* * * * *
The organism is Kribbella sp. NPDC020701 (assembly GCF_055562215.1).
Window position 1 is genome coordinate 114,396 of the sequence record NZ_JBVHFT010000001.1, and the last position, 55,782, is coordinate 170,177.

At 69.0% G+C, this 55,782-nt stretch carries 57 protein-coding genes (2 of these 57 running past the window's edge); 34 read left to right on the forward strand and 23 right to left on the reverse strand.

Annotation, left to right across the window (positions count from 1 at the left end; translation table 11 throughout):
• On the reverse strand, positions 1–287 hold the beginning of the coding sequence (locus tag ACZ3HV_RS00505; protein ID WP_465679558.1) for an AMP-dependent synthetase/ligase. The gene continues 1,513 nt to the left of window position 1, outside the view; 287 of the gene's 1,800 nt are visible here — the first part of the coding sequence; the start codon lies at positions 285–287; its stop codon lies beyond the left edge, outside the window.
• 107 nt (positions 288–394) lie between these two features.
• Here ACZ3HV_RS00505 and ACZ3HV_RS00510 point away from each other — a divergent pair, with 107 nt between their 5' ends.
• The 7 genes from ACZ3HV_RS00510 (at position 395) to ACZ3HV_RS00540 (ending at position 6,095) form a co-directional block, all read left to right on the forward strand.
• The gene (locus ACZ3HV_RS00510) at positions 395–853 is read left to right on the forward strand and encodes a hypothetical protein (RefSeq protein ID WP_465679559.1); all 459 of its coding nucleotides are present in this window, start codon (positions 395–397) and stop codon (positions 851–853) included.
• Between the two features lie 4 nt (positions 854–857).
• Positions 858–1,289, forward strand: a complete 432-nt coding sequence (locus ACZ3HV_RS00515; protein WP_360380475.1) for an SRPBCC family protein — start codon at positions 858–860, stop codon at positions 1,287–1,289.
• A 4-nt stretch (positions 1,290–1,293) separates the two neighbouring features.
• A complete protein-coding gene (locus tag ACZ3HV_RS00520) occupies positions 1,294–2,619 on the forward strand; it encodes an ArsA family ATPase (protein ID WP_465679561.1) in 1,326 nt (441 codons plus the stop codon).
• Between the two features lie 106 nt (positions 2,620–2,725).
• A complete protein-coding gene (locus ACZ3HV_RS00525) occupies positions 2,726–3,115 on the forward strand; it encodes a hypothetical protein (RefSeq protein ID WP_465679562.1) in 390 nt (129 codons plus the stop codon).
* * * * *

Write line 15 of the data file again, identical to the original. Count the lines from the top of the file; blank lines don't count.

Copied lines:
• A complete protein-coding gene (locus ACZ3HV_RS00525) occupies positions 2,726–3,115 on the forward strand; it encodes a hypothetical protein (RefSeq protein ID WP_465679562.1) in 390 nt (129 codons plus the stop codon).